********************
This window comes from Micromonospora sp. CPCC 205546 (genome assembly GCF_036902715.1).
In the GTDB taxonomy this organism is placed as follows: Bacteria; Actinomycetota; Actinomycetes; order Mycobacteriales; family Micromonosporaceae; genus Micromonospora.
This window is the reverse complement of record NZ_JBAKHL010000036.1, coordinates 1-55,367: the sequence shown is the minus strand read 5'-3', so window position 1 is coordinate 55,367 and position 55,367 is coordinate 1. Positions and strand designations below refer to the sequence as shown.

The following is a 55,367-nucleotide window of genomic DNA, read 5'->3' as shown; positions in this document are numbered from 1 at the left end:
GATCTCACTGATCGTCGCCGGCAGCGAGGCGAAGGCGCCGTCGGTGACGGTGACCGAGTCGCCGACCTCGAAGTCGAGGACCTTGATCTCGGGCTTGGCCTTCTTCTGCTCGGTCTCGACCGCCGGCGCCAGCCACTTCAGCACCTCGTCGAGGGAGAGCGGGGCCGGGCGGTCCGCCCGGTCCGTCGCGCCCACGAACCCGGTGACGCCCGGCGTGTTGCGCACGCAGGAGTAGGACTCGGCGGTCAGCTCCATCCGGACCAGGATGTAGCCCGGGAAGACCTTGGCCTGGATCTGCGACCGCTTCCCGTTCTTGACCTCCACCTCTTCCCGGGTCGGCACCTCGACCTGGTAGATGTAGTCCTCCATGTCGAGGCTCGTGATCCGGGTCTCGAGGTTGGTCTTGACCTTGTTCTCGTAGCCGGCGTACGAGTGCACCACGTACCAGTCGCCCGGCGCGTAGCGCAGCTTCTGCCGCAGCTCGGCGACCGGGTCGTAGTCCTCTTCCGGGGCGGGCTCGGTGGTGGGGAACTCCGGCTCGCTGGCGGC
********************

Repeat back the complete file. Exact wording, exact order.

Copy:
This window comes from Micromonospora sp. CPCC 205546 (genome assembly GCF_036902715.1).
In the GTDB taxonomy this organism is placed as follows: Bacteria; Actinomycetota; Actinomycetes; order Mycobacteriales; family Micromonosporaceae; genus Micromonospora.
This window is the reverse complement of record NZ_JBAKHL010000036.1, coordinates 1-55,367: the sequence shown is the minus strand read 5'-3', so window position 1 is coordinate 55,367 and position 55,367 is coordinate 1. Positions and strand designations below refer to the sequence as shown.

The following is a 55,367-nucleotide window of genomic DNA, read 5'->3' as shown; positions in this document are numbered from 1 at the left end:
GATCTCACTGATCGTCGCCGGCAGCGAGGCGAAGGCGCCGTCGGTGACGGTGACCGAGTCGCCGACCTCGAAGTCGAGGACCTTGATCTCGGGCTTGGCCTTCTTCTGCTCGGTCTCGACCGCCGGCGCCAGCCACTTCAGCACCTCGTCGAGGGAGAGCGGGGCCGGGCGGTCCGCCCGGTCCGTCGCGCCCACGAACCCGGTGACGCCCGGCGTGTTGCGCACGCAGGAGTAGGACTCGGCGGTCAGCTCCATCCGGACCAGGATGTAGCCCGGGAAGACCTTGGCCTGGATCTGCGACCGCTTCCCGTTCTTGACCTCCACCTCTTCCCGGGTCGGCACCTCGACCTGGTAGATGTAGTCCTCCATGTCGAGGCTCGTGATCCGGGTCTCGAGGTTGGTCTTGACCTTGTTCTCGTAGCCGGCGTACGAGTGCACCACGTACCAGTCGCCCGGCGCGTAGCGCAGCTTCTGCCGCAGCTCGGCGACCGGGTCGTAGTCCTCTTCCGGGGCGGGCTCGGTGGTGGGGAACTCCGGCTCGCTGGCGGC